(b) Directs the Military Committee to establish immediately a system for the recommending of priorities for assignment of major items of equipment, which should be related to priorities in the development of other elements of the military build-up, such a system of priorities to be based on the principle of priorities as between commands being recommended by the Military Committee and priorities within major commands by the Commander concerned, and

Invites Governments to take these recommended priorities fully into account in the provision of equipment;

(c) Directs the Military Committee and the major NATO Commanders to prepare the plans and groundwork for an operative logistics and supply system in support of NATO defence;

10. (a) Resolves that the financing and construction of increments of common infrastructure in phase with the build-up of military units are essential to the effectiveness of NATO forces;

(b) Requests all North Atlantic Treaty Governments, in budgeting for their respective defence expenditures, to accord a sufficiently high priority to the essential common infrastructure programme for 1952 to ensure that the country contributions to this programme will provide the funds needed for its completion even should this necessitate adjustment in other items of defence expenditures;

(c) Notes that the recommendations on 1952 infrastructure made by the Council Deputies and the Military Committee to the Council, are consistent with the need for urgent attention to this subject emphasized by the TCC.

11. (a) Directs the Military Committee to determine with the assistance of major NATO commands the screened, time-phased, essential equipment needs of NATO forces in recommended orders or priority;

(b) Directs the NATO military and civil agencies to produce, in collaboration, recommended measures to meet critical deficiencies and to achieve proper balance in the equipment of NATO forces;

(c) Invites governments, through the provision of appropriate current information and in other appropriate ways, to assist the North Atlantic Treaty Organization in the expeditious conduct of such studies, which will be part of the reviews provided for in paragraph 17 below.

12. (a) Resolves that the realisation of adequate defensive strength and its continued support by the governments and peoples of the North [Page 224]Atlantic Treaty countries require sound economic and social foundations which can be developed only by a satisfactory rate of general economic expansion; and

(b) Recommends that governments undertake to the fullest extent possible to adopt those measures necessary to ensure the economic strength and stability of the North Atlantic Treaty Area, giving special attention to the economic and financial aspects of Parts I through V of the TCC report which have been recommended for the acceptance of governments, as well as the OEEC declaration on the expansion of output endorsed by the North Atlantic Council at Ottawa; and to this end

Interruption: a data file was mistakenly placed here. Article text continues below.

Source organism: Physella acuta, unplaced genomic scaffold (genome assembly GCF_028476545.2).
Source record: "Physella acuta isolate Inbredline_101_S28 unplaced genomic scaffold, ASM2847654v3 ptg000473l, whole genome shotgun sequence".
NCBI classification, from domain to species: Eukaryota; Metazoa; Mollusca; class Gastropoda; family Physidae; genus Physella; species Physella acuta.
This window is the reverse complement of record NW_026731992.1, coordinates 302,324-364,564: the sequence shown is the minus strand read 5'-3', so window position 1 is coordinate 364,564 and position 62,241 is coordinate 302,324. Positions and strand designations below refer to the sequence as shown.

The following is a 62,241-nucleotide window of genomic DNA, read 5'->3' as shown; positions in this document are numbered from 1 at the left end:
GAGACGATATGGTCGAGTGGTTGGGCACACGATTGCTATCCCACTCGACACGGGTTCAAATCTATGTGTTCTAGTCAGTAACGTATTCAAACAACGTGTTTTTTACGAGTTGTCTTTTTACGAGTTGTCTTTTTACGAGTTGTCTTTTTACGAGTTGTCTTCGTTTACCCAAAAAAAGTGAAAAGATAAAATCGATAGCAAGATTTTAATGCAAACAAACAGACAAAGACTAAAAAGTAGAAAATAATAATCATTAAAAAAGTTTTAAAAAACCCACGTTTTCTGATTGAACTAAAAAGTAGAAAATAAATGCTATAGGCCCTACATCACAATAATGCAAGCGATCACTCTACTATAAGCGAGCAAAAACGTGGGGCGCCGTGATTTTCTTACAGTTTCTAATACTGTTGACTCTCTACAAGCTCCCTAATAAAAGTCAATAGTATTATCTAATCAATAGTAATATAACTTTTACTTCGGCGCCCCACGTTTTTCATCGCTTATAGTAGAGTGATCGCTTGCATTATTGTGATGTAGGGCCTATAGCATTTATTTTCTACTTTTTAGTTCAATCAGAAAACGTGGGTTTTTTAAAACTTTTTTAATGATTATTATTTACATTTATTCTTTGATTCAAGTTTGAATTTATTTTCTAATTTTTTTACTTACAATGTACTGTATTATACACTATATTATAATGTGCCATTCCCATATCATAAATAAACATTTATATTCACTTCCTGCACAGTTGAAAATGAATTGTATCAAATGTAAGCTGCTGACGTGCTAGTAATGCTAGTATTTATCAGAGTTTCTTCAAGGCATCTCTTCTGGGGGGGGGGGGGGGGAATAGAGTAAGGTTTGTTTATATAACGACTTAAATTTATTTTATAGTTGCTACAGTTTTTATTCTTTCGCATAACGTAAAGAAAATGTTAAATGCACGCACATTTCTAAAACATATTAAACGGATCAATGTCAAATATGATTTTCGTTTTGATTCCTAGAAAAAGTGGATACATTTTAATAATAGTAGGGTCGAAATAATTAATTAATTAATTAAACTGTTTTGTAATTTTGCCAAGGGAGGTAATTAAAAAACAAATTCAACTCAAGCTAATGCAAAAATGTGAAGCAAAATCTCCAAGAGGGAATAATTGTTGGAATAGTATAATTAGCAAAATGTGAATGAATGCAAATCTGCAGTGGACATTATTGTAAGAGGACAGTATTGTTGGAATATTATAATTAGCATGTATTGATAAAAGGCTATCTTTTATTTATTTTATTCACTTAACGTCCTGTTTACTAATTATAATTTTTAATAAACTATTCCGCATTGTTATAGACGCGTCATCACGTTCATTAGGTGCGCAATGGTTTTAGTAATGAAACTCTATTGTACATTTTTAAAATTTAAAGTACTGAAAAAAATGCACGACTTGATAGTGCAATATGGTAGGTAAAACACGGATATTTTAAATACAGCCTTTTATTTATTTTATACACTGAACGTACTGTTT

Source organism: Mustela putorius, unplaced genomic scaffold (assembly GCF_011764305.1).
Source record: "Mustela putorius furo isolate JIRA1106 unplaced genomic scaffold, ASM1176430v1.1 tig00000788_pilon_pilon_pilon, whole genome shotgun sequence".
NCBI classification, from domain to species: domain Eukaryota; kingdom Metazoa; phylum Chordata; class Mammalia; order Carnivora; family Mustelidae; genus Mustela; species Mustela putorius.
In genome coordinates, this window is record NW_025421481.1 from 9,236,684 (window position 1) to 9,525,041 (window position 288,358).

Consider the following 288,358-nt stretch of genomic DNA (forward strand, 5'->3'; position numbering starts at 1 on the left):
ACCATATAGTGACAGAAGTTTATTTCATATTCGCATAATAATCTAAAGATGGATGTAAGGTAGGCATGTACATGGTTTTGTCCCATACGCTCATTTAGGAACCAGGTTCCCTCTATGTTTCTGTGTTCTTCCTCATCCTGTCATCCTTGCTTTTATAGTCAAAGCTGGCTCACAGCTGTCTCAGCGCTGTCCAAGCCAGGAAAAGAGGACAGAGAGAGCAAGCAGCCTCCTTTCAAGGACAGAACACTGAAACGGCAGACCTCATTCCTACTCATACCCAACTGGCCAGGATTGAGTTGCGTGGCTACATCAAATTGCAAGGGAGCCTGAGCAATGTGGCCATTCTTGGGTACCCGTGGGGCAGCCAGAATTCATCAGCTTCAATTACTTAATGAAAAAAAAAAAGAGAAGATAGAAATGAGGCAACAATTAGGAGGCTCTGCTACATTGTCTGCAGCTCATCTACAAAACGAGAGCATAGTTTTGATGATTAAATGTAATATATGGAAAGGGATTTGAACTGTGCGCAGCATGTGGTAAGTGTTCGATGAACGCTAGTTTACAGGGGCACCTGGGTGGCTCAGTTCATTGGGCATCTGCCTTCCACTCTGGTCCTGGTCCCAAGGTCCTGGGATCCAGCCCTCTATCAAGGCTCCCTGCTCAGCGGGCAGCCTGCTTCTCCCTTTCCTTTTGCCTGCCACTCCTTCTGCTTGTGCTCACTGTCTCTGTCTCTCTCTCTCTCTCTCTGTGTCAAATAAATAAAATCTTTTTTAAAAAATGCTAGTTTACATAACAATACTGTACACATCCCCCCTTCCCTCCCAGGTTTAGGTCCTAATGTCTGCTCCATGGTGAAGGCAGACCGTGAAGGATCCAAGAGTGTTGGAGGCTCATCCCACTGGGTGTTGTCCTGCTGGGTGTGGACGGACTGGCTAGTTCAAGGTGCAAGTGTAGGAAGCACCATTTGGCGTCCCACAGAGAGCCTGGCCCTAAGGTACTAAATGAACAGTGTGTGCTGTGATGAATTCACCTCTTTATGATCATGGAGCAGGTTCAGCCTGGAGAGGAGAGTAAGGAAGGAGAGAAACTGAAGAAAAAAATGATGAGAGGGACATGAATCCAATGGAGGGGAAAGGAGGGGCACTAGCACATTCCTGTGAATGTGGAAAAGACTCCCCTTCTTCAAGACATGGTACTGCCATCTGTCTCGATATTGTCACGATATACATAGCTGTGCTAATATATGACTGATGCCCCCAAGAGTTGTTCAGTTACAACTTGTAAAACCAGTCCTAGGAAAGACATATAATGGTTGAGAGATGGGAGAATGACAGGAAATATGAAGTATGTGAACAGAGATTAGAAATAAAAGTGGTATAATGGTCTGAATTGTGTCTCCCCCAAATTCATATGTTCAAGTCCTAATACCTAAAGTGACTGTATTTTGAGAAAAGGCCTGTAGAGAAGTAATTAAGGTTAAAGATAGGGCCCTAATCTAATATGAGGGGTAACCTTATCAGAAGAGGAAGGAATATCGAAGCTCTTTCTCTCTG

(c) Notes

that there exist within the Community actual and potential resources adequate to provide an expanding economic base, both for adequate defence and for the general strengthening of the Community;
that the efficient utilisation of these resources requires actions both by national governments alone and by governments acting together;
that actions in the economic field by any member country may affect, in some way, the economic strength and stability of others; and therefore

13. Recommends

that particular attention be given to budgetary problems which exert a powerful influence on the possibility of carrying out the defence effort;
that each country should adopt appropriate fiscal, financial and monetary policies in order to avoid creating a total demand which outstrips available supplies of key resources, or puts additional pressure on the balance of payments, or prejudices progress towards social equity;
that vigorous action be taken to increase production of scarce raw materials, especially of coal, steel and certain non-ferrous metals, and through adequate conservation, and where needed allocation measures, to achieve greater economy in their use, and to channel them to the most essential uses;
that the above considerations should be taken into account in the annual reviews provided for in paragraph 17 (b) (ii) below;

14. Agrees with the analysis of the man-power problem as stated in the TCC Report;

Notes the importance of emigration, particularly for Italy, but also for other countries; and in line with the foregoing and in order to overcome man-power shortages in defence and defence-supporting industries.

Recommends that North Atlantic Treaty Governments review their immigration policies and regulations where necessary with the aim of [Page 225]facilitating labour mobility in and between NATO countries; and that to the same end North Atlantic Treaty governments consider what further practical steps they can take to make more effective their cooperation in other international bodies in this field of which they are members such as OEEC, the Provisional Committee set up by the Brussels Conference and ILO; and that the North Atlantic Council keep this matter under review;

15. (a) Notes that the TCC Report has recognised as particularly critical for European countries the satisfactory solution of the dollar balance of payments problem, and as contributions towards such a solution


the adoption of measures to facilitate and increase European dollar earnings, including increased exports to dollar markets, of vigorous mutual measures to facilitate US military expenditures in Europe, and also of all possible measures to assure more rapid progress on the infrastructure programme, thereby increasing dollar expenditures in Europe:
the achievement of an appropriate balance between the components of the mutual aid made available, with a view to achieving maximum defensive strength on a sound economic foundation;
the rapid development of off-shore procurement programmes (the primary purpose of which, however, is the most economic use of resources and the expansion of military production in Europe), including action by all NATO countries to enlarge, facilitate and accelerate off-shore procurement;

(b) Notes that a satisfactory solution of the intra-European payments problem is also of critical importance to European countries;

Notes the views to this end contained in the TCC Report and

Recommends the adoption by the interested Governments of effective measures to provide during the defence build-up a satisfactory functioning of the European Payments Union;